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Axelrod: DOJ’s Fox probe ‘disturbing’

The Justice Department’s surveillance of a Fox News reporter is "disturbing," David Axelrod said Tuesday. 

The former Obama campaign adviser specially said he found it troublesome that the Department of Justice decided to label chief Fox News Washington correspondent James Rosen a criminal co-conspirator in a national security leaks case.

“I do think there are real issues regarding the relationship with the media on this leak matter,” Axelrod said on MSNBC’s "Morning Joe." “The notion of naming a journalist as a co-conspirator for receiving information is something that I find very disturbing.

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“We have to figure out … how we deal with national security leaks and how we protect the freedom of the press and the freedom of reporters to operate,” Axelrod continued. “And certainly this Rosen case raises some very disturbing issues.”

The DOJ seized Rosen’s personal emails and used other surveillance methods to investigate whether he was complicit in a leak of classified information. It also examined Rosen’s phone records and tracked his visits to the State Department using security-badge data during the 2009 probe.

The controversial methods were employed as the government sought to root out the source of a State Department leak surrounding a story Rosen wrote that said U.S. intelligence officials believed North Korea would likely respond to new United Nations sanctions by testing more nuclear weapons.

The investigation was broadened to include Rosen, who federal authorities say may have acted as “an aider, abettor and/or co-conspirator” in the leak.

The DOJ is also facing criticism for seizing phone records of Associated Press reporters in an attempt to find the source of another national security leak. Unlike the Rosen case, the AP was never a target of that investigation.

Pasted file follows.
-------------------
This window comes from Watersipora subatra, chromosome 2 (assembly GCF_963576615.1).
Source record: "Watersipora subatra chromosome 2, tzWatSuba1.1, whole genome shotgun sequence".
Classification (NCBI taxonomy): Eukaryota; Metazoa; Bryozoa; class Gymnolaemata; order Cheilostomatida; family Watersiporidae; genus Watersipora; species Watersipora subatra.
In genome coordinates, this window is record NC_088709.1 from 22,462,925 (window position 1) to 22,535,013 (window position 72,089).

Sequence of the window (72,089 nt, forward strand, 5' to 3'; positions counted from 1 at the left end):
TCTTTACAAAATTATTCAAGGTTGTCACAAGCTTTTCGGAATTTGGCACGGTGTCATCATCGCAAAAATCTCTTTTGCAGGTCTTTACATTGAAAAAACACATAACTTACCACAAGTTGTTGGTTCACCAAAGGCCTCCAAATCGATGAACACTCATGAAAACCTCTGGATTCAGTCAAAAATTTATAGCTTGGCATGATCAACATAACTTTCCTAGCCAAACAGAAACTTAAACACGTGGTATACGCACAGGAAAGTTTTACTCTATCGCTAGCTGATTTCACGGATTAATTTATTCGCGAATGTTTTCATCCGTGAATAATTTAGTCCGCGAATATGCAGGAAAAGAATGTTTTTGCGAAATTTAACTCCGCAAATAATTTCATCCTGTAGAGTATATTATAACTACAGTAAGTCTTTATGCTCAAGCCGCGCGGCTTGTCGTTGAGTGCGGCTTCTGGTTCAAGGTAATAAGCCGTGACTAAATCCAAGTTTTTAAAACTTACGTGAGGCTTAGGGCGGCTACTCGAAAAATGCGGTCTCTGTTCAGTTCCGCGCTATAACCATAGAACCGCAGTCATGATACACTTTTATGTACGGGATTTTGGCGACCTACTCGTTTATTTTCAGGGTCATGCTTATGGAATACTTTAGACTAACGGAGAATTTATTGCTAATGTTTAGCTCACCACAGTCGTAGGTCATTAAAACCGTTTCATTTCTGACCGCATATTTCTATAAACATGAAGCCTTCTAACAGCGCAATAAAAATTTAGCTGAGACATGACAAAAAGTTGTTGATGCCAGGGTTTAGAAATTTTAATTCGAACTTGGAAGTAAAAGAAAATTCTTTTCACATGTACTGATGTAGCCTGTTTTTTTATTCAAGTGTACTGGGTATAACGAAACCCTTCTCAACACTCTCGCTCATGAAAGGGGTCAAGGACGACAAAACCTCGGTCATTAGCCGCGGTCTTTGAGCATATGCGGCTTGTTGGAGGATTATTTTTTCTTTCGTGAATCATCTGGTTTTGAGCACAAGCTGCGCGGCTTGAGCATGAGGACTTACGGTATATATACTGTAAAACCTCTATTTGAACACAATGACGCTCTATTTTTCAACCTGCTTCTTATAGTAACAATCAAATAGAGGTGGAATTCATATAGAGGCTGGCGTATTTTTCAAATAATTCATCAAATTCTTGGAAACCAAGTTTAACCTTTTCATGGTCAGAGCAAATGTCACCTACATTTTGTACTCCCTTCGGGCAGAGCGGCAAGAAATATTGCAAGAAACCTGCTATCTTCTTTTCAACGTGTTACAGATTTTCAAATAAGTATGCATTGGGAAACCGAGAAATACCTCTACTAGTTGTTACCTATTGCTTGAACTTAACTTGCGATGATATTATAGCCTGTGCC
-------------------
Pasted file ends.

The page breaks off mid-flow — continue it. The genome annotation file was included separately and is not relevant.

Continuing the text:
Justice has come under criticism from the right and the left over its pursuit of Rosen and the AP, and its actions have also drawn criticism to President Obama.

Axelrod on Tuesday stressed the need for a media shield law so an independent party could review individual cases of government leaks to prohibit an administration from abusing the First Amendment.

“I don’t think — and the president said in his speech last Thursday — I don’t think reporters should be considered criminals for doing their jobs, and it’s the job of reporters to uncover fact,” Axelrod said. “The administration is in a different position in that there are national security issues that are sensitive and do need to be protected.”

“A judge ought to make that decision because it’s too easy for an administration to manipulate that,” he continued. “I don’t think this administration has. I think these notions that somehow this relates to Nixon or what was done back then is wrong because they were operating for their own political benefit, and I don’t think that’s what happened here. But there has to be some way to ensure the integrity of these decisions independent of any administration.”

White House press secretary Jay Carney said he and Obama have discussed press freedoms in light of the DOJ revelations.

“I can tell you that in our conversation … he reiterated just how important he believes it is that reporters — that all of you and your colleagues are able to do your jobs in a free and open way,” Carney said at a press conference last week.

Carney said that Obama believed “deeply” that the press should be “allowed to pursue investigative journalism freely.”

“If you're asking me whether the president believes that journalists should be prosecuted for doing their jobs, the answer is no,” he continued.